Employee Benefits Compliance, State-Specific Information

San Diego Increases Minimum Wage ($9.75 in Jan 2015) and Mandates Paid Sick Leave

By Christopher W. Olmsted, © Ogletree Deakins
Reprinted with permission from www.HiringDoneRight.com and Christopher Olmstead with the Ogletree Deakins law firm.


If your organization currently has a location in San Diego this article will affect you.  The new San Diego ordinances increase the minimum wage and mandate paid sick leave for all private sector employers operating in the city of San Diego.  The paid sick leave mandate surpasses the new California requirements under AB 1522, which goes into effect July 1, 2015.  AB 1522 requires employers to provide most California employees 24 hours of paid sick leave per year.  See Leavitt article: Here

Also, Los Angeles is planning its own minimum wage increase which, if passed, will affect employers with employees in Los Angeles.

San Diego Minimum Wage

The San Diego City Council Aug. 18, 2014, overrode Mayor Kevin Faulconer’s veto of an ordinance raising the city’s minimum wage to $11.50 per hour and requiring employers to grant paid sick leave.

The council originally approved the Democratic-backed ordinance on a party-line vote of 6-3 on July 28, and Faulconer, a Republican, vetoed it on Aug. 8, saying it would force businesses out of San Diego.

The wage increase will be phased in over a three-year period. In January 2015, the minimum wage will increase to $9.75; in January 2016 it will increase to $10.50; and in January 2017 it will increase to $11.50. Thereafter, the minimum wage will increase on an annual basis as determined by a Consumer Price Index.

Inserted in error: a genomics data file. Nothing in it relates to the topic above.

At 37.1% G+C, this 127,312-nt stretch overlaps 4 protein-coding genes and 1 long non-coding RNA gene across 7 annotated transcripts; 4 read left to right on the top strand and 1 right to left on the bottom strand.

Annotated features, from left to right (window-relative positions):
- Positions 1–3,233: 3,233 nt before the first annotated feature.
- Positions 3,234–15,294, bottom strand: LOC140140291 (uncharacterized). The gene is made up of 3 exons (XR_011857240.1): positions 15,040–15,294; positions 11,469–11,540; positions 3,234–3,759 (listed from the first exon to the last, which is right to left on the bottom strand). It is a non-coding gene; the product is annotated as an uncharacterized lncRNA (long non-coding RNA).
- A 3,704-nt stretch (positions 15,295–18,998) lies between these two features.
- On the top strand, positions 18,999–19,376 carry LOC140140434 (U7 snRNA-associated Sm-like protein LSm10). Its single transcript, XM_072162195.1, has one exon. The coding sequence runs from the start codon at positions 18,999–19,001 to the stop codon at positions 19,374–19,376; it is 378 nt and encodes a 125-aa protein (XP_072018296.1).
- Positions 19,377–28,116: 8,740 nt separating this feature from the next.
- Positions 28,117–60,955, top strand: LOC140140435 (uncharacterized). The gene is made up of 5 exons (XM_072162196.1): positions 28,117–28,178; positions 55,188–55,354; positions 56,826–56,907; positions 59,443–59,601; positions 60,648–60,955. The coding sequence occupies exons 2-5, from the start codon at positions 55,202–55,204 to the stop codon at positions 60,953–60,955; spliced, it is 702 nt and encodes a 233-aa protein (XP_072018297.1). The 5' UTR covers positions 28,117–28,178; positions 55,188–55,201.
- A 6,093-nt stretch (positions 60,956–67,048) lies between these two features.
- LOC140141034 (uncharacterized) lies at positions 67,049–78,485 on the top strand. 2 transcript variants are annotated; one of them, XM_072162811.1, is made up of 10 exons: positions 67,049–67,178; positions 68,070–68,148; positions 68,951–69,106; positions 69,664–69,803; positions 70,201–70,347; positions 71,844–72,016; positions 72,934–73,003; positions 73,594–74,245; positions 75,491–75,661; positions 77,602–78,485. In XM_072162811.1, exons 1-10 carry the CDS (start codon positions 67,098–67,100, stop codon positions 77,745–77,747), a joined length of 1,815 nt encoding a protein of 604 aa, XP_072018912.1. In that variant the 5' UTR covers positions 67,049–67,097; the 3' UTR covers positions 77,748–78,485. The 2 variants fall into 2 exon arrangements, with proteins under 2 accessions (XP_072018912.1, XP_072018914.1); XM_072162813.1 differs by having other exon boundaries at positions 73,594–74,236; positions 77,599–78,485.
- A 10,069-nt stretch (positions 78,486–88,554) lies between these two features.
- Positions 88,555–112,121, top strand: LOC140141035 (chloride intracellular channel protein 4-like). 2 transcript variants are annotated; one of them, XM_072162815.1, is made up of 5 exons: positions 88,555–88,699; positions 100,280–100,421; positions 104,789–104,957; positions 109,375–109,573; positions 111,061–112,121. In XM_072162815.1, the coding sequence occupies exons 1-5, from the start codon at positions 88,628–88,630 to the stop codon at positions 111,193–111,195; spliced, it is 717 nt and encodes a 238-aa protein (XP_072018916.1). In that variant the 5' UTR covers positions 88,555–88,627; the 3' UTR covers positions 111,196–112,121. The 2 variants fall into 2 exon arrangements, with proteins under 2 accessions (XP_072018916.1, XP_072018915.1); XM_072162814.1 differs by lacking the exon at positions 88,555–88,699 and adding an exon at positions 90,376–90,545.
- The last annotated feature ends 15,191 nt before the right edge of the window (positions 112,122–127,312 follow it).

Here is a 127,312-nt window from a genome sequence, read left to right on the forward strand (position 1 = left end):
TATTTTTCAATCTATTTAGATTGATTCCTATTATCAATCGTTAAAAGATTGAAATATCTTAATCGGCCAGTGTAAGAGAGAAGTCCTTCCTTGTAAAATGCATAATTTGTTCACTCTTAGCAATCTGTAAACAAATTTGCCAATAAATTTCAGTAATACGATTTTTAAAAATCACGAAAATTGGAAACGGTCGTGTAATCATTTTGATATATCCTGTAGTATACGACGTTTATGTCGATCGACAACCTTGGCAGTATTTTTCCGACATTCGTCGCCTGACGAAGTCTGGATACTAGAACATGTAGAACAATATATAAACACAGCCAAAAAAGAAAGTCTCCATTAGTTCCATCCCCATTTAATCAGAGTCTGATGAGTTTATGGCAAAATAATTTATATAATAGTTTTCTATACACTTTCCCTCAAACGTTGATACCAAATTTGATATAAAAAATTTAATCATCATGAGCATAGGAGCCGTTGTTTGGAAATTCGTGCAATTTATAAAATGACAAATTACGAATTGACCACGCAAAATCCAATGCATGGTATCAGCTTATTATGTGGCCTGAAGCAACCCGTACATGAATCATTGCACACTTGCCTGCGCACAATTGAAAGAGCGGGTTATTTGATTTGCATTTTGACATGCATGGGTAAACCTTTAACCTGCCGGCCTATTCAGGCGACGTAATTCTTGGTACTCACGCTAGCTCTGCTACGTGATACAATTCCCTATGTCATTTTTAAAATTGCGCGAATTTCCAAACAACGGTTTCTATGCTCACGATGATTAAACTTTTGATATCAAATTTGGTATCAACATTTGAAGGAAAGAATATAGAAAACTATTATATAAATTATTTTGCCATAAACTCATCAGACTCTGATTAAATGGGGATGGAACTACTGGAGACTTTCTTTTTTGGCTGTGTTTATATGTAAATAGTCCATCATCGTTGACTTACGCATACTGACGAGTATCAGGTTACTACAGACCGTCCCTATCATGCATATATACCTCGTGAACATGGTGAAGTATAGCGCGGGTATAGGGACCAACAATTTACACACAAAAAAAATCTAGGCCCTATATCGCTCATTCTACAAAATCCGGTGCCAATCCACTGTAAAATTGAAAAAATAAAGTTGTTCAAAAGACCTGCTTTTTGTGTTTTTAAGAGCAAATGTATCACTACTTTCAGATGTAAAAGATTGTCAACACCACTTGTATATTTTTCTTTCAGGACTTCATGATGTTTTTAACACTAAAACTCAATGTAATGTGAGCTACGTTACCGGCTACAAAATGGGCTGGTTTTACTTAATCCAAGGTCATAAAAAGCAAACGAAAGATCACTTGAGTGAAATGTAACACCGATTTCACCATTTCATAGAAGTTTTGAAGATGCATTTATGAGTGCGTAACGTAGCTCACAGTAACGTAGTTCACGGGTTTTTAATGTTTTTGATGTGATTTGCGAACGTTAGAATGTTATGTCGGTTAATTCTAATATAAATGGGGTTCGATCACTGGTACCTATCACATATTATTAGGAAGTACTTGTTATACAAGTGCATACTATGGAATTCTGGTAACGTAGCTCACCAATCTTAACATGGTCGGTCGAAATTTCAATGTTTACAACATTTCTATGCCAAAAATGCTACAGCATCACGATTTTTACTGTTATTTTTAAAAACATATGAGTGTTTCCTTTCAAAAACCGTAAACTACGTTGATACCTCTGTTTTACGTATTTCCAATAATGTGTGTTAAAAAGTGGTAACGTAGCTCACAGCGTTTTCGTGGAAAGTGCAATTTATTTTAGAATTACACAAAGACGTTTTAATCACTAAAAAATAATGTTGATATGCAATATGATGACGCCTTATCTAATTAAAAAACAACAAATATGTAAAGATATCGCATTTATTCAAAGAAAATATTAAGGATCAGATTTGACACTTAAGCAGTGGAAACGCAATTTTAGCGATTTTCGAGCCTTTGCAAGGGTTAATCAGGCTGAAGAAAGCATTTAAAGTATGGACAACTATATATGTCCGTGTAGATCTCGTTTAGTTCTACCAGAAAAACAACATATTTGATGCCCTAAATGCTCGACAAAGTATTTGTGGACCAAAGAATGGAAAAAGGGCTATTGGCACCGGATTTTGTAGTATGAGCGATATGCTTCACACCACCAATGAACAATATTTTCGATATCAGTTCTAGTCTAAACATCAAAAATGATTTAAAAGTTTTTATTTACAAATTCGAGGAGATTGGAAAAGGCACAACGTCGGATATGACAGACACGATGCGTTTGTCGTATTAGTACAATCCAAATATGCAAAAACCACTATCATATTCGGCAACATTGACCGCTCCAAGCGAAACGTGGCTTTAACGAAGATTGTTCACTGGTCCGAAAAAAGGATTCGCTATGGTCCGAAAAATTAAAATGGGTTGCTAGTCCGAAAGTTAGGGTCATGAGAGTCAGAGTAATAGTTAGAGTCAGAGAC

This increase edges ahead of California’s state minimum wage, which rose to $9 this month, and is slated to increase to $10 in January 2016.

The ordinance applies to all private sector employers, but the minimum wage is owed only to employees who work at least two or more hours per calendar week within city limits.

Business owners claim that the increase will put them at a competitive disadvantage vis-à-vis businesses outside of the city limits. Labor advocates, however, claim that low-wage earners cannot afford to live in San Diego.

San Diego Paid Sick Leave

The ordinance also requires employers to grant up to five days of paid sick leave per year beginning in 2015.

The sick pay provisions are numerous and technical, but employers can expect to see the following changes:

  1. Sick pay will accrue at the rate of 1 hour per 30 hours worked within city limits, without a cap.
  2. Employers may limit an employee’s use of sick leave to 40 hours in a benefit year.
  3. Accruals of up to 40 hours can carry over into the next year.
  4. Sick leave can be taken in a minimum of two-hour increments.
  5. Sick leave can be used for the employee’s own illness, medical appointments, caring for family members, and taking time off due to domestic violence and related incidents. Generally, medical documentation excusing the absence will be permitted for absences exceeding three days.

Notice Requirements and Penalties

Employers will be required to post workplace notices of the new ordinance. Businesses that violate the ordinance will be subject to civil litigation by aggrieved employees or an enforcement action by the city. Fines may be imposed in the amount of $1,000 per violation.
Businesses that employ workers within city limits should plan to update their policies before the end of this year.

Christopher W. Olmsted is a shareholder in the San Diego office of Ogletree Deakins and can be reached at christopher.olmsted@ogletreedeakins.com.